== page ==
In most cases employees are happy to know they are considered “highly compensated”, but when the Department of Labor (DOL) is reviewing your company’s 401(k) plan it’s not such a good label always. Being labeled a highly compensated employee (HCE) can reduce the amount an employee may contribute to his or her 401(k). The idea behind the IRS’ rule is to prevent a large discrepancy between the benefits higher compensated employees receive when compared to lower compensated employees. If the difference is too big, employees can lose the tax deduction they get for contributions.
An HCE is defined as an individual who owns more than 5% of the company or who received more than $110,000 for 2011 ($115,000 for 2012) in compensation. The cut-off point varies by company for HCE contributions. The total of elective contributions to a qualified 401(k) plan can be no more than 125% of the average deferral percentage (ADP) of all eligible non-highly compensated employees in a calendar year. Note that the average is taken from all eligible non-HCEs, not just those who are participating. To reduce the chances of having a low cut-off threshold many companies institute an automatic enrollment program that requires new employees to opt out when hired. If they do not opt out, contributions will begin automatically into the plan’s default investments. Employers can also set-up a safe harbor 401(k) plan to avoid the HCE rule. Safe Harbor plans are not subject to these discrimination tests. The downside is the expense for the employer due to the requirement to make fully vested gift contributions or a matching contribution to all plan participants.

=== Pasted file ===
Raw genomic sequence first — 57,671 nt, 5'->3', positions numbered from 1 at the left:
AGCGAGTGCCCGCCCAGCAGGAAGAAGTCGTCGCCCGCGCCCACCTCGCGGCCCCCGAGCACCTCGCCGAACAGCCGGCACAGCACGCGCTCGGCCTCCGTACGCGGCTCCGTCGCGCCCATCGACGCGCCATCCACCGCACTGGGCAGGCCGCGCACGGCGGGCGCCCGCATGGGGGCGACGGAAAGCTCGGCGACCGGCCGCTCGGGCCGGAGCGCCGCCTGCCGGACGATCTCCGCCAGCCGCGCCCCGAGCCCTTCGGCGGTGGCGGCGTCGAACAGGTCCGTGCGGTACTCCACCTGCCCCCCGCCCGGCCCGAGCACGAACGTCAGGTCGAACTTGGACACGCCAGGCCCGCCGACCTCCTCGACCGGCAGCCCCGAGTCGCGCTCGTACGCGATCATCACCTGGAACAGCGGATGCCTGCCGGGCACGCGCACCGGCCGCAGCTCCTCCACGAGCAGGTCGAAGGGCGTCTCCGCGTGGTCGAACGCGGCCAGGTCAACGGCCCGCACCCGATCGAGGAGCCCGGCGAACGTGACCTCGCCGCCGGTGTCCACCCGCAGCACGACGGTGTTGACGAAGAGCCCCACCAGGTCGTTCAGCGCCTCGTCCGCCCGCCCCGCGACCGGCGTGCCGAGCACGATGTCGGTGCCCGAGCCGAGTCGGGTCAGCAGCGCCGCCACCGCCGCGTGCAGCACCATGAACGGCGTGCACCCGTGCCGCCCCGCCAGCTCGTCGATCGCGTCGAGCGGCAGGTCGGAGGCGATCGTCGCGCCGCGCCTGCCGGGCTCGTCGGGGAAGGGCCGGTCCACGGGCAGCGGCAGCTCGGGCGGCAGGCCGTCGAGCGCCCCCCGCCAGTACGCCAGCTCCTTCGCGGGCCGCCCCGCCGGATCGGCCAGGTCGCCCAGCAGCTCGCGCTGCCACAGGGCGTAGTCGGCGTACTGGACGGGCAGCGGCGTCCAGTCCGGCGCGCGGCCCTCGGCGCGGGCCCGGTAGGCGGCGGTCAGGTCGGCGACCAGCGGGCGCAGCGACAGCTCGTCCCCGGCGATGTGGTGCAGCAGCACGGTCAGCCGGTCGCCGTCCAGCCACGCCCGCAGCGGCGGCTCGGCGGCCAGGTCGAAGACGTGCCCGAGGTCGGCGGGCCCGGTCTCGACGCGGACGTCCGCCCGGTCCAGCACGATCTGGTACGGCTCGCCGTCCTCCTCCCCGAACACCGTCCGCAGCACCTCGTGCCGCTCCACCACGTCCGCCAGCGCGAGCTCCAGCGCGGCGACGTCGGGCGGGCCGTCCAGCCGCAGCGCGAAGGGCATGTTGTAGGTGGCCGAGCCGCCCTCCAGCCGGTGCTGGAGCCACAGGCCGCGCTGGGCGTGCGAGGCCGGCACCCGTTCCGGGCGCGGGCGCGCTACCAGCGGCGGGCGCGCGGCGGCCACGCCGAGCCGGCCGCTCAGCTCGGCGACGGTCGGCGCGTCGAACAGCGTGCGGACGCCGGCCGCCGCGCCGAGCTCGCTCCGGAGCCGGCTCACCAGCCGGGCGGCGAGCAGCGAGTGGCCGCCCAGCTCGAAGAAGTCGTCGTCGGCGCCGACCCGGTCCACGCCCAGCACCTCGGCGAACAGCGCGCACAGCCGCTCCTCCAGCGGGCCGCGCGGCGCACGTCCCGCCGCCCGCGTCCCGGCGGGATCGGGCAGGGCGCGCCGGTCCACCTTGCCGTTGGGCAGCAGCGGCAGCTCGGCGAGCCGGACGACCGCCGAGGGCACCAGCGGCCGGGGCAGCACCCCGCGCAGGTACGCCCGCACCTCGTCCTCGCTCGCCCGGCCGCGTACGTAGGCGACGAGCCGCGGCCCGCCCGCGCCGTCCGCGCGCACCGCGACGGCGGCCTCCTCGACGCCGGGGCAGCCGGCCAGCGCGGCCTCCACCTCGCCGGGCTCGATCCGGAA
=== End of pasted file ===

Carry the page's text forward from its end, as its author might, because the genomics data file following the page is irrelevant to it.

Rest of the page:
In a case where excessive contributions are made by an employee, the excess contributions must be returned to the employee. These redistributed funds will be taxed in the year they are received as income. Employees can inquire with the plan sponsor to find out an estimate of what the cut-off contribution percentage will be. The final exact percentages might not be known until the year is over.
Non-discrimination testing is included at no additional charge for all AF Capital Management managed 401(k) plans.